- Engage in a discussion with the students. The Cherokee Language article said Sequoyah was a "mixed-blood." What does that mean? Who were the Cherokee? Were they different than the Europeans?
- Instruct students to read about The Cherokee in Georgia and The Cherokee Nation in the 1820s. As they independently finish, students should draw a picture of what life was like on a New Echota settlement. (Include Georgia standard ELAGSE3RI5 by challenging the students to click on the 3 additional hyperlinks in this section. What information do they find here?)
- Walk around and engage students in conversations about their drawings. Make sure everyone is on track.
- Allow volunteer students to share their drawings with the class. As students share specifics in their pictures, ask the class how that aspect is the same or different from white Georgia settlers.
- Divide students into groups of 4. Pass out a full Trade and Barter activity packet (4 separate pages) to each group. (Activity in materials section.)
- Ask one student to read the first paragraph of the packet (same on each page) to the class.
- Engage in a discussion about what it may have been like for settlers to move into Georgia. What may it have been like for the Cherokee when white settlers were there?
- Instruct students to cut out the 3 pictures in their "You have these items" section of their page. Remind the groups to help each other cut out the correct pictures. (They do not cut out the "You need these items" section.)
- Explain the activity to the students. In the next 10 minutes, each group will become a neighborhood. Everyone must barter with their neighbors to get the 3 items they need. (These items are pictured in the "You need these items" section.)
- Allow the students to barter with their neighbors for 10 minutes.
- Engage in a discussion with the students. What 'aha!' moment did you have during this activity? How long did it take you to get the items you needed? Why didn't we trade in this activity (this will highlight the difference between trade and barter)?
- Share with your students that gold was found in Georgia, we are all going to be rich! What should we do with the money? Oh wait, we don't want to share with the Cherokee, do we? What should we do?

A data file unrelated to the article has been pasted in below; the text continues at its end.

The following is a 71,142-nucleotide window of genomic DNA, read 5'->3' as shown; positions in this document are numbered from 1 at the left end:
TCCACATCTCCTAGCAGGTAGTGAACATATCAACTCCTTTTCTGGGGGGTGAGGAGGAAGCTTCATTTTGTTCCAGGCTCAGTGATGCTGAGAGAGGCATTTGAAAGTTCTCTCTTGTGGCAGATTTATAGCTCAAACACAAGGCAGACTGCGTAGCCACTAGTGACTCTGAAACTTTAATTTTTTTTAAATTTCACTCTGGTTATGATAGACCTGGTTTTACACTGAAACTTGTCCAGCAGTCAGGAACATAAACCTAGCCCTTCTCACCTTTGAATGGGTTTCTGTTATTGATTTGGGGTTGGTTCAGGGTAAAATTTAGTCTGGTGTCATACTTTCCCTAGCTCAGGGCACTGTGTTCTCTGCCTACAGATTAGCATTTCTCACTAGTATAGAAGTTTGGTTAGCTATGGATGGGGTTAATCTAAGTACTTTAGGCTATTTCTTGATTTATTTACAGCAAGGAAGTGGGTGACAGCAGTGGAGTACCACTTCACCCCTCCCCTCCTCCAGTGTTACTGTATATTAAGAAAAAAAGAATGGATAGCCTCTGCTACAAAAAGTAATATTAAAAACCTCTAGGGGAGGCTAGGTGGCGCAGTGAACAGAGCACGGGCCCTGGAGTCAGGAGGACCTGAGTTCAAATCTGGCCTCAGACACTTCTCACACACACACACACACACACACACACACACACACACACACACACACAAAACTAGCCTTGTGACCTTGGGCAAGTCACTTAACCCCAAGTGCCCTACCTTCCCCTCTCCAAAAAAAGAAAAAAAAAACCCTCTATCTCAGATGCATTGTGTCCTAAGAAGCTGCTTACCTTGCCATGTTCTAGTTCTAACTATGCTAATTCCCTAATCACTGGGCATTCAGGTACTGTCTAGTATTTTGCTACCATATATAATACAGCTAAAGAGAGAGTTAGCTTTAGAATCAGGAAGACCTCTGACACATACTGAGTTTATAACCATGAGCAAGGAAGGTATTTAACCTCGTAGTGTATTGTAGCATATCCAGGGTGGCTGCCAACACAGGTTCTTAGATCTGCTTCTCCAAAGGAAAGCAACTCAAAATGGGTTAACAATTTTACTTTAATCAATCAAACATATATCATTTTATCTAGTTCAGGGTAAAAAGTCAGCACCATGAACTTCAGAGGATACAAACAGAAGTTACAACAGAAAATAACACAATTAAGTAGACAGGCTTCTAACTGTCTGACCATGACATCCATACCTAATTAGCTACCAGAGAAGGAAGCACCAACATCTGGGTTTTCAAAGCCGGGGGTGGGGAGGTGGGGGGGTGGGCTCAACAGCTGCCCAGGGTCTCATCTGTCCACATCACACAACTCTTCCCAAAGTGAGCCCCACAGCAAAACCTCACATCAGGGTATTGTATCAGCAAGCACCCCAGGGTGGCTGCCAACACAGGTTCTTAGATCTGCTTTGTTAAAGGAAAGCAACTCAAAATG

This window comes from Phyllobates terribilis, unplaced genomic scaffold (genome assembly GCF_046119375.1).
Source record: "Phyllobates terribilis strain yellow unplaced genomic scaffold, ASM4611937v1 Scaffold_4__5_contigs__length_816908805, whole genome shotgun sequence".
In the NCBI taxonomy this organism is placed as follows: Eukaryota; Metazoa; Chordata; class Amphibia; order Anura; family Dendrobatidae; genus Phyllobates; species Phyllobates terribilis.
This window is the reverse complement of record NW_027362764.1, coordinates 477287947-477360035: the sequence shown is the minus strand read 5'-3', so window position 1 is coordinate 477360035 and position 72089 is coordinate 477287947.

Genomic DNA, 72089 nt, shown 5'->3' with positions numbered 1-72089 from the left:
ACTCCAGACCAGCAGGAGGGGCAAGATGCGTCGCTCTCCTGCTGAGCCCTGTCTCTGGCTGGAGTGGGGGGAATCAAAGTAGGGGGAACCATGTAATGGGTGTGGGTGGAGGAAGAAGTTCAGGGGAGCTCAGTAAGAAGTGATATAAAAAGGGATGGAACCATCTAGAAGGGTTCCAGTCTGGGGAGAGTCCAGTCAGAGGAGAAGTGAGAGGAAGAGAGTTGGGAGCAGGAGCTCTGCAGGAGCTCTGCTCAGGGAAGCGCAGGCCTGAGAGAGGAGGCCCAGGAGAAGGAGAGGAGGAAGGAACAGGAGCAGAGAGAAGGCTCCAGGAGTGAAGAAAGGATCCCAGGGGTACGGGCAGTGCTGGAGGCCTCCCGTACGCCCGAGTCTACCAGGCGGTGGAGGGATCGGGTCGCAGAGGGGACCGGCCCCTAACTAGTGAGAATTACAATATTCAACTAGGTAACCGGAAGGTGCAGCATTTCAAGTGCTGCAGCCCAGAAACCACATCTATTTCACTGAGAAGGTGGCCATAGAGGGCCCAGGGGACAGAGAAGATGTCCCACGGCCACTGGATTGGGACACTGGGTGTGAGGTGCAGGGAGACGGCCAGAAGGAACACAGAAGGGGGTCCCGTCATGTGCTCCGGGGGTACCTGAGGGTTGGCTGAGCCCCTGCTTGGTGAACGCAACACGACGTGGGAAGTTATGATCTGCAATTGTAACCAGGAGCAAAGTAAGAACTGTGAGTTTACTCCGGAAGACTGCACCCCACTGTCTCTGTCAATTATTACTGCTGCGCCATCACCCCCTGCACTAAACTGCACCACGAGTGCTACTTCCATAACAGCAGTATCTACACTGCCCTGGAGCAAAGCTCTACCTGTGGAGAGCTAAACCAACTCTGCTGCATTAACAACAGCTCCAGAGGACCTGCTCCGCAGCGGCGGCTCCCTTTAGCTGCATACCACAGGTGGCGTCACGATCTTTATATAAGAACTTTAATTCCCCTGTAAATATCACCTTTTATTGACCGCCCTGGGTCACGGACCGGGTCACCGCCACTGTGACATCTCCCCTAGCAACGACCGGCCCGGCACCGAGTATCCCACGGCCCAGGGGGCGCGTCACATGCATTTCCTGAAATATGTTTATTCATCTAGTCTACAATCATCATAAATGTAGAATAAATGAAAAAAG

- Read a paragraph about The Trail of Tears to your class. (Optional: Watch the NPS video about the Trail of Tears.)
- Ask a volunteer student to read 2 Cherokee Legends that came from The Trail of Tears: The Legend of the Cherokee Rose and The Legend of the Corn Beads.
- Display The Trail of Tears Georgia Interactive Map to the students. Click on and explore the interactive sections of the trail in Georgia with the class.
- Instruct students to get out a writing tool (paper, journal, or computer). Students and teacher will journal for 5 minutes about the Cherokee experiences on the Trail of Tears. Explain to students this will only be graded for completeness; not for grammar, spelling, or specific content. The goal is for students to express their feelings and questions about what they just learned.
trade - the action of buying and selling goods and services
barter - the action of exchanging goods and services without money
syllabary - a set of written symbols that represent syllables or individual sounds of words
translate - the action of saying or writing the same words in a different language
Assessment MaterialsExit Ticket
Students can do this in writing or orally with you at the end of the lesson.
Activity: Ticket Out the Door
Supports for Struggling Learners
Each of the activities can be adapted for struggling learners in the traditional ways:
- Do the Cherokee syllabary activity together as a class.
- Do each activity on a different day to allow for more processing time of each concept.
- Connect the language activity to different languages the students speak in your class.
- Role play or provide ample examples before each activity.
The Cherokee Indians by Bill Lund (1997; Capstone Press)
The official website of the Cherokee Nation
Cherokee Speaks website (includes English pronunciation of each Cherokee sound)
Trail of Tears National Historic Trail (this is an NPS site)
Related Lessons or Education Materials
Teaching with Historic Places
Upper Elementary Lesson on the Trail of Tears (from Fort Scott National Historic Site)
Cherokee and the Trail of Tears: Middle School Lesson (from Kennesaw Mountain)
Cherokee and the Trail of Tears: High School Lesson (from Kennesaw Mountain)